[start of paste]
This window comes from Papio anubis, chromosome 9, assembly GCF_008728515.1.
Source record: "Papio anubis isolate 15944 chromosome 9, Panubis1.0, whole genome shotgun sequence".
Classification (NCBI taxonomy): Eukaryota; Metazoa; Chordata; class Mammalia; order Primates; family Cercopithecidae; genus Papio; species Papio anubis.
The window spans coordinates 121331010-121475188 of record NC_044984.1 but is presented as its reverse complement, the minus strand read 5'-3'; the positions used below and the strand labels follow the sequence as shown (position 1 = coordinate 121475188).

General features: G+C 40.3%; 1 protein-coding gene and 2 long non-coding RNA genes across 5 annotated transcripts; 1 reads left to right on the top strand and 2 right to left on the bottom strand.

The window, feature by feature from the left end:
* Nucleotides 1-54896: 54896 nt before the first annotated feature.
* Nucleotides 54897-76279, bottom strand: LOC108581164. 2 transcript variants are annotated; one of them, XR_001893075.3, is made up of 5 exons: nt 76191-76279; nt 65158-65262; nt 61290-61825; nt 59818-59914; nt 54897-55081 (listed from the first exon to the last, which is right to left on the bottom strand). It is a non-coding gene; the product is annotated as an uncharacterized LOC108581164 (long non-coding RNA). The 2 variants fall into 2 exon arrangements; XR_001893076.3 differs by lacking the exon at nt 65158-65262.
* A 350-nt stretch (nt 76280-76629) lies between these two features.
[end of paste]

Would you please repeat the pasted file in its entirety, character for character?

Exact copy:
This window comes from Papio anubis, chromosome 9, assembly GCF_008728515.1.
Source record: "Papio anubis isolate 15944 chromosome 9, Panubis1.0, whole genome shotgun sequence".
Classification (NCBI taxonomy): Eukaryota; Metazoa; Chordata; class Mammalia; order Primates; family Cercopithecidae; genus Papio; species Papio anubis.
The window spans coordinates 121331010-121475188 of record NC_044984.1 but is presented as its reverse complement, the minus strand read 5'-3'; the positions used below and the strand labels follow the sequence as shown (position 1 = coordinate 121475188).

General features: G+C 40.3%; 1 protein-coding gene and 2 long non-coding RNA genes across 5 annotated transcripts; 1 reads left to right on the top strand and 2 right to left on the bottom strand.

The window, feature by feature from the left end:
* Nucleotides 1-54896: 54896 nt before the first annotated feature.
* Nucleotides 54897-76279, bottom strand: LOC108581164. 2 transcript variants are annotated; one of them, XR_001893075.3, is made up of 5 exons: nt 76191-76279; nt 65158-65262; nt 61290-61825; nt 59818-59914; nt 54897-55081 (listed from the first exon to the last, which is right to left on the bottom strand). It is a non-coding gene; the product is annotated as an uncharacterized LOC108581164 (long non-coding RNA). The 2 variants fall into 2 exon arrangements; XR_001893076.3 differs by lacking the exon at nt 65158-65262.
* A 350-nt stretch (nt 76280-76629) lies between these two features.